Tencent and Netease Lose $80 Billion In Market Value, as China Changes Game Spending Rules


Two of China’s biggest game-makers, Tencent and NetEase, have reported massive losses in market value after China’s National Press and Publication Administrations published new guidelines for limiting game spending.

Tencent is behind some of the most successful online games in the world, including Honor of Kings, PUBG, League of Legends: Wild Rift, and Goddess of Victory: Nikke. Meanwhile, NetEase is the company behind titles like Identity V, Knives Out, and Marvel Super War.

Tencent And Netease Lose $80 Billion In Market Value, As China Changes Game Spending RulesTencent And Netease Lose $80 Billion In Market Value, As China Changes Game Spending Rules

As reported by Reuters, the new rules are intended to set spending limits for online games. These rules will ban games from rewarding players if they log in every day, if they spend on games the first time, or if they spend several times throughout the day. These are all common practices in many live service and mobile titles, especially in China, which is currently the world’s biggest game market.

In addition to those changes, the new rules would also require probability-based luck draws not to be offered, players who stream games can’t be offered large tips, and online game approvals to be processed by regulators within 60 days of publishing.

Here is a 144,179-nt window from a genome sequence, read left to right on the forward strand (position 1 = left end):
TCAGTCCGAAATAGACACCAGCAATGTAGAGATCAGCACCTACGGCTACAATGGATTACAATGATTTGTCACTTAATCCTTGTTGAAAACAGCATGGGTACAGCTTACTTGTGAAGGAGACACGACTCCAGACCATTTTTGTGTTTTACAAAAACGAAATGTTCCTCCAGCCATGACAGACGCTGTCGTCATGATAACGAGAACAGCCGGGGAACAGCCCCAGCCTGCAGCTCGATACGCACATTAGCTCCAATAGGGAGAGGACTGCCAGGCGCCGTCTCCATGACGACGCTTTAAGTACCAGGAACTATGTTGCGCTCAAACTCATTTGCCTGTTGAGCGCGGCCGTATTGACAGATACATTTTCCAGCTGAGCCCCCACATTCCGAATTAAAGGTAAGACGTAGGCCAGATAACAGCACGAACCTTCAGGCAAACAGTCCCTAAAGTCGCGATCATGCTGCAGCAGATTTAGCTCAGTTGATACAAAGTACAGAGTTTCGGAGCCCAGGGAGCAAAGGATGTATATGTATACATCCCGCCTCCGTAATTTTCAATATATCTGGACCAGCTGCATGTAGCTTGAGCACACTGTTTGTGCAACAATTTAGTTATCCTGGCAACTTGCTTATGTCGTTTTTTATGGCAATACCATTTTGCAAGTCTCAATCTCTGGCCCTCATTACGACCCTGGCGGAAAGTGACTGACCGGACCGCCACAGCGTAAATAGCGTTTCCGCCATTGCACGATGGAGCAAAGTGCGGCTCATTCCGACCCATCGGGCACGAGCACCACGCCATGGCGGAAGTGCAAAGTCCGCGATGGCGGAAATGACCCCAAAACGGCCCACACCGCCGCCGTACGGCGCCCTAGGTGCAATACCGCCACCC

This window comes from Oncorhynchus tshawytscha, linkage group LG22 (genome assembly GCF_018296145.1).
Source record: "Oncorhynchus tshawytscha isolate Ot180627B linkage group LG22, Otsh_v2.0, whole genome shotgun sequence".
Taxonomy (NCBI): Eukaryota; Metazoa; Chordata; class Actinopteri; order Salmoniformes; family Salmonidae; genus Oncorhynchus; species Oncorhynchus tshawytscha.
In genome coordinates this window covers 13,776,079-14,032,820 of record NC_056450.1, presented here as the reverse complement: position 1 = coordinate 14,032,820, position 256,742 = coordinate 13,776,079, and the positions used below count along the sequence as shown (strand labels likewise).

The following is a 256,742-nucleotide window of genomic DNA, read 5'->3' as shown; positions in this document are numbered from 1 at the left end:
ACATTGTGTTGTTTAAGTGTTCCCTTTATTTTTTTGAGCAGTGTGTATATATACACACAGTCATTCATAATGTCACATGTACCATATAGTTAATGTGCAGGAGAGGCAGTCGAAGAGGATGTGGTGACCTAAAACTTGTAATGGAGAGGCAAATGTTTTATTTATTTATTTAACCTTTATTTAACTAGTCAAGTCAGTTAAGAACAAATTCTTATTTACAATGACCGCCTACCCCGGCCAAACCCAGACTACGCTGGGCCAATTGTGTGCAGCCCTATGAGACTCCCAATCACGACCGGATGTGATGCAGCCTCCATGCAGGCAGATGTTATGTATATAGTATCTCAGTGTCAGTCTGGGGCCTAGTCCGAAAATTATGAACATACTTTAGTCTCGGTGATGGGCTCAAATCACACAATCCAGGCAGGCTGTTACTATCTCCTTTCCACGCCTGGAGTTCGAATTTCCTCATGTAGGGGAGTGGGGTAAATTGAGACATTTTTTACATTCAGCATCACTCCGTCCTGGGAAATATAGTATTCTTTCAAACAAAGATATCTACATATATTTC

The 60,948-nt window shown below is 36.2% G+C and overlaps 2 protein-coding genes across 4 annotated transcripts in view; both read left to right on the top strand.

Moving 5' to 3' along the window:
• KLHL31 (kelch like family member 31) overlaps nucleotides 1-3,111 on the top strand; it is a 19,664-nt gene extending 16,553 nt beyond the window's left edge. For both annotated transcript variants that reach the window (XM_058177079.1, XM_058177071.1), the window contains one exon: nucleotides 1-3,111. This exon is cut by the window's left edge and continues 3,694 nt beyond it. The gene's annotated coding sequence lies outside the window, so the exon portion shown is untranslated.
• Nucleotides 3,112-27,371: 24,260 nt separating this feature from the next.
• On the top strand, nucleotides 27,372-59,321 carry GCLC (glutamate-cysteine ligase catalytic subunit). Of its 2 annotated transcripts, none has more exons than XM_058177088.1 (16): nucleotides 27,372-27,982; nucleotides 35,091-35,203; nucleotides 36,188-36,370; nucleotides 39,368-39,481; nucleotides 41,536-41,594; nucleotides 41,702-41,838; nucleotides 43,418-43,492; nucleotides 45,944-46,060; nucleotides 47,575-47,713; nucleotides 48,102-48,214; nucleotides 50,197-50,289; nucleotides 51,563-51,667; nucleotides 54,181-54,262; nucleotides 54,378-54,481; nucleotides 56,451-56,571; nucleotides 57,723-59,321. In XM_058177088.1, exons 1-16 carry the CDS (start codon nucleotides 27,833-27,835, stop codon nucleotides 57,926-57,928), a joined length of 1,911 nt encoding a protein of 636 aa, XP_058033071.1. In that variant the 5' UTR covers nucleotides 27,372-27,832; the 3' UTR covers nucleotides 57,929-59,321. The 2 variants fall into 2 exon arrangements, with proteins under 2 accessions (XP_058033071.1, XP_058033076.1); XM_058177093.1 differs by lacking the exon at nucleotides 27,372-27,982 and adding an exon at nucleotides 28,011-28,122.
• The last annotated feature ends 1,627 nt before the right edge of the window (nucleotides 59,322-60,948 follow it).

The proposed rules have sparked panic among many investors, which has resulted in massive losses of market value between the two biggest companies in China.

Tencent And Netease Lose $80 Billion In Market Value, As China Changes Game Spending RulesTencent And Netease Lose $80 Billion In Market Value, As China Changes Game Spending Rules

Shares in Tencent Holdings dropped by a whopping 16%, while NetEase tumbled by 25%. This has resulted in a combined loss of nearly $80 billion, and that’s before you take into account other companies, like tech investor Prosus, which dropped 14.2%

Ivan Su, an analyst at Morningstar, commented on the development by saying, “The removal of these incentives is likely to reduce daily active users and in-app revenue, and could eventually force publishers to fundamentally overhaul their game design and monetization strategies,”

This isn’t the first time game companies in China have faced scrutiny, as in 2021, the country imposed playtime limits for minors over addiction concerns.

The new rules, of course, raise some major questions as to how the core design of games would have to shift to be compliant. There is still time for the rules to be changed or amended, as they won’t come into effect until next year.



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